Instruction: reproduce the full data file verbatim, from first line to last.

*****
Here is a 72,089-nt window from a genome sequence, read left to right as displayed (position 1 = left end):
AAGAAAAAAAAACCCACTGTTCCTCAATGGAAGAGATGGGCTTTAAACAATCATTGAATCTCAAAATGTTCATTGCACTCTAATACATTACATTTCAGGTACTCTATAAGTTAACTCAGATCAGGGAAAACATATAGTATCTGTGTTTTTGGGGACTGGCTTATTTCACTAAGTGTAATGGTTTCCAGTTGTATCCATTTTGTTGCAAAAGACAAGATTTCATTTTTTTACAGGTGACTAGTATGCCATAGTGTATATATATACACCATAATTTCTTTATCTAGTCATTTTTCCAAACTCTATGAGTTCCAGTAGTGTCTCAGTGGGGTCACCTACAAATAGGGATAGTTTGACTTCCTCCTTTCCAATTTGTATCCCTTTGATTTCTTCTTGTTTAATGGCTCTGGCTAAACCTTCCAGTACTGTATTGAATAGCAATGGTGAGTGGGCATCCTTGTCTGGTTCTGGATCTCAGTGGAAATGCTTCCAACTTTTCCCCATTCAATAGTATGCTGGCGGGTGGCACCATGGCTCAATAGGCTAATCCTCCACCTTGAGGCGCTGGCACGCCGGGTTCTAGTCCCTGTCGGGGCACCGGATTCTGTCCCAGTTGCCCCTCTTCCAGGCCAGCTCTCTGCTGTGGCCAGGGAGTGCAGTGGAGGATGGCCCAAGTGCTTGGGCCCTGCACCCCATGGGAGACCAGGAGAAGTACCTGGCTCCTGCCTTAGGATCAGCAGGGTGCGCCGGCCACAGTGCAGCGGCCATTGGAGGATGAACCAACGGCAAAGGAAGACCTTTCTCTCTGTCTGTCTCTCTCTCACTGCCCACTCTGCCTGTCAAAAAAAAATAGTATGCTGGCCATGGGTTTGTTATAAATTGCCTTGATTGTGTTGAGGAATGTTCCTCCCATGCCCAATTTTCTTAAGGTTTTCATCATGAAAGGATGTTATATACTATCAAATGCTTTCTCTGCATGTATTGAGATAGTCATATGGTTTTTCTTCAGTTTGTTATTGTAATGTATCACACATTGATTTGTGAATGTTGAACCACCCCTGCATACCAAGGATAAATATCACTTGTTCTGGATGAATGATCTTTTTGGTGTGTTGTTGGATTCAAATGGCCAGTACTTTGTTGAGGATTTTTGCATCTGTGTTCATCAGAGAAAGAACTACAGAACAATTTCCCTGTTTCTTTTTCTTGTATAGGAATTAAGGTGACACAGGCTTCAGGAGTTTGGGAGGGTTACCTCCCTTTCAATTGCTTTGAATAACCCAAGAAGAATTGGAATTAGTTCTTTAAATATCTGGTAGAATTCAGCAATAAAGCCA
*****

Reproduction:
Here is a 72,089-nt window from a genome sequence, read left to right as displayed (position 1 = left end):
AAGAAAAAAAAACCCACTGTTCCTCAATGGAAGAGATGGGCTTTAAACAATCATTGAATCTCAAAATGTTCATTGCACTCTAATACATTACATTTCAGGTACTCTATAAGTTAACTCAGATCAGGGAAAACATATAGTATCTGTGTTTTTGGGGACTGGCTTATTTCACTAAGTGTAATGGTTTCCAGTTGTATCCATTTTGTTGCAAAAGACAAGATTTCATTTTTTTACAGGTGACTAGTATGCCATAGTGTATATATATACACCATAATTTCTTTATCTAGTCATTTTTCCAAACTCTATGAGTTCCAGTAGTGTCTCAGTGGGGTCACCTACAAATAGGGATAGTTTGACTTCCTCCTTTCCAATTTGTATCCCTTTGATTTCTTCTTGTTTAATGGCTCTGGCTAAACCTTCCAGTACTGTATTGAATAGCAATGGTGAGTGGGCATCCTTGTCTGGTTCTGGATCTCAGTGGAAATGCTTCCAACTTTTCCCCATTCAATAGTATGCTGGCGGGTGGCACCATGGCTCAATAGGCTAATCCTCCACCTTGAGGCGCTGGCACGCCGGGTTCTAGTCCCTGTCGGGGCACCGGATTCTGTCCCAGTTGCCCCTCTTCCAGGCCAGCTCTCTGCTGTGGCCAGGGAGTGCAGTGGAGGATGGCCCAAGTGCTTGGGCCCTGCACCCCATGGGAGACCAGGAGAAGTACCTGGCTCCTGCCTTAGGATCAGCAGGGTGCGCCGGCCACAGTGCAGCGGCCATTGGAGGATGAACCAACGGCAAAGGAAGACCTTTCTCTCTGTCTGTCTCTCTCTCACTGCCCACTCTGCCTGTCAAAAAAAAATAGTATGCTGGCCATGGGTTTGTTATAAATTGCCTTGATTGTGTTGAGGAATGTTCCTCCCATGCCCAATTTTCTTAAGGTTTTCATCATGAAAGGATGTTATATACTATCAAATGCTTTCTCTGCATGTATTGAGATAGTCATATGGTTTTTCTTCAGTTTGTTATTGTAATGTATCACACATTGATTTGTGAATGTTGAACCACCCCTGCATACCAAGGATAAATATCACTTGTTCTGGATGAATGATCTTTTTGGTGTGTTGTTGGATTCAAATGGCCAGTACTTTGTTGAGGATTTTTGCATCTGTGTTCATCAGAGAAAGAACTACAGAACAATTTCCCTGTTTCTTTTTCTTGTATAGGAATTAAGGTGACACAGGCTTCAGGAGTTTGGGAGGGTTACCTCCCTTTCAATTGCTTTGAATAACCCAAGAAGAATTGGAATTAGTTCTTTAAATATCTGGTAGAATTCAGCAATAAAGCCA